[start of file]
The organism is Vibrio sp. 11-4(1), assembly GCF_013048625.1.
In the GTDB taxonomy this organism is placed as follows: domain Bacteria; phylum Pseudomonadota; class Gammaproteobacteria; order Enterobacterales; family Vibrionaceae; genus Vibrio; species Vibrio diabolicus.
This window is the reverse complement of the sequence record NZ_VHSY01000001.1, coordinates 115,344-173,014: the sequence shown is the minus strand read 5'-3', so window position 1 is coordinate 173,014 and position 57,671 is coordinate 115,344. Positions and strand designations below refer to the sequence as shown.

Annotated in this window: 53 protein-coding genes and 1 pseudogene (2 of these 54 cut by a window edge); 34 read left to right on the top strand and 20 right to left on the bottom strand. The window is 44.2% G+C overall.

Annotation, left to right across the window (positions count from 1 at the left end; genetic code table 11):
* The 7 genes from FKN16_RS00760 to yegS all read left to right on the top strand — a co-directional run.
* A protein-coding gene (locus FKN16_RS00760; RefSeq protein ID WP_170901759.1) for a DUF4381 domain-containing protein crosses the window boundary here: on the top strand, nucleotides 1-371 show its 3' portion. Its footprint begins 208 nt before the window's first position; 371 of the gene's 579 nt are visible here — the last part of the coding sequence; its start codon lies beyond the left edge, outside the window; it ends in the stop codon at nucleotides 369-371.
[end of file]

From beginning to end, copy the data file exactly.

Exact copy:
The organism is Vibrio sp. 11-4(1), assembly GCF_013048625.1.
In the GTDB taxonomy this organism is placed as follows: domain Bacteria; phylum Pseudomonadota; class Gammaproteobacteria; order Enterobacterales; family Vibrionaceae; genus Vibrio; species Vibrio diabolicus.
This window is the reverse complement of the sequence record NZ_VHSY01000001.1, coordinates 115,344-173,014: the sequence shown is the minus strand read 5'-3', so window position 1 is coordinate 173,014 and position 57,671 is coordinate 115,344. Positions and strand designations below refer to the sequence as shown.

Annotated in this window: 53 protein-coding genes and 1 pseudogene (2 of these 54 cut by a window edge); 34 read left to right on the top strand and 20 right to left on the bottom strand. The window is 44.2% G+C overall.

Annotation, left to right across the window (positions count from 1 at the left end; genetic code table 11):
* The 7 genes from FKN16_RS00760 to yegS all read left to right on the top strand — a co-directional run.
* A protein-coding gene (locus FKN16_RS00760; RefSeq protein ID WP_170901759.1) for a DUF4381 domain-containing protein crosses the window boundary here: on the top strand, nucleotides 1-371 show its 3' portion. Its footprint begins 208 nt before the window's first position; 371 of the gene's 579 nt are visible here — the last part of the coding sequence; its start codon lies beyond the left edge, outside the window; it ends in the stop codon at nucleotides 369-371.